C.A supports cheerleaders’ wage battle

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While the average NFL player will pocket more than $2 million this year, there are some other performers gracing the field who – believe it or not – are still battling for minimum wage.

However in California, that won’t be the case for much longer.

Legislators in the Golden State have just passed a state law requiring professional sports teams to grant their cheerleaders basic employee rights.

The law, which will come into effect in January, means the popular team mascots will receive at least minimum wage and sick leave.

Unbelievable

"Even with the stronger [labour] laws here, we had to pass a law. Unbelievable, right?"

California Assemblywoman Lorena Gonzalez, who introduced the bill, told CBC News.

The recent legislation comes on the back of several lawsuits launched against a number of NFL teams in which both current and former cheerleaders claim they earned below minimum-wage pay, in abusive working conditions.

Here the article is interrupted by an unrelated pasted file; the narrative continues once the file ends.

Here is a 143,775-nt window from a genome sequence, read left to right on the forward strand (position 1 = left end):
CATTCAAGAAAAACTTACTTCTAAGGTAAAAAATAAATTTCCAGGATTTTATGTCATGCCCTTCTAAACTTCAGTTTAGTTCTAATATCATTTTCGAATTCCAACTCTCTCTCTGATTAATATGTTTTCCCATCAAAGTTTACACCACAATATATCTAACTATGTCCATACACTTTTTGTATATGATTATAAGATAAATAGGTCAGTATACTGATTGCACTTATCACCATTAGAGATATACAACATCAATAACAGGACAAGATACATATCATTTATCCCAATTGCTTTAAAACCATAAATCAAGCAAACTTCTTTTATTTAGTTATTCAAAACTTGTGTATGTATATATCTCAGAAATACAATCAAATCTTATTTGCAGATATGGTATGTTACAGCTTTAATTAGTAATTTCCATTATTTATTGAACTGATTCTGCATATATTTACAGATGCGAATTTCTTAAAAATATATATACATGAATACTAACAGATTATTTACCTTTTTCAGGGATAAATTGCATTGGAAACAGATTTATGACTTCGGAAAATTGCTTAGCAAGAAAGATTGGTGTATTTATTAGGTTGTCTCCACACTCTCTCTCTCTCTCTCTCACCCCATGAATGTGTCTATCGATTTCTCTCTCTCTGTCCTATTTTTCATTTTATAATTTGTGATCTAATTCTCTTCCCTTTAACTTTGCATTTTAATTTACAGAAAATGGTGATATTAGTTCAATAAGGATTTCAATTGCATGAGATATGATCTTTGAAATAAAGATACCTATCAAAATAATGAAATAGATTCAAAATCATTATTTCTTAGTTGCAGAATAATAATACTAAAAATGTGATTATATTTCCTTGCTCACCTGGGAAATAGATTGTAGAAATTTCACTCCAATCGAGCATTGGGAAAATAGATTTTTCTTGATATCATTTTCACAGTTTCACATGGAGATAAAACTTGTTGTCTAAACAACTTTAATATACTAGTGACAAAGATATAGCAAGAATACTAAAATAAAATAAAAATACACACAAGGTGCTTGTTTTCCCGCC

The highly-skilled performers, a favourite with many fans, reportedly make between $23,000 and $65,000 a year.

Assemblywoman Gonzalez, herself a former college cheerleader, said she was compelled to introduce the bill after the lawsuits did little to change the situation.

Exploited

Reassuringly, California isn’t the only state taking steps to ensure a fair wage for the professional performers.

New York is currently trying to pass the Cheerleaders Fair Pay Act, preventing teams from classifying the mascots as independent contractors.

"We're not going to stand by and see women exploited," Sen. Diane Savino said on WCNY’s “The Capitol Pressroom.

“They are not just pretty....They are athletes as much as the players on the field,” added Savino of D-Staten Island.

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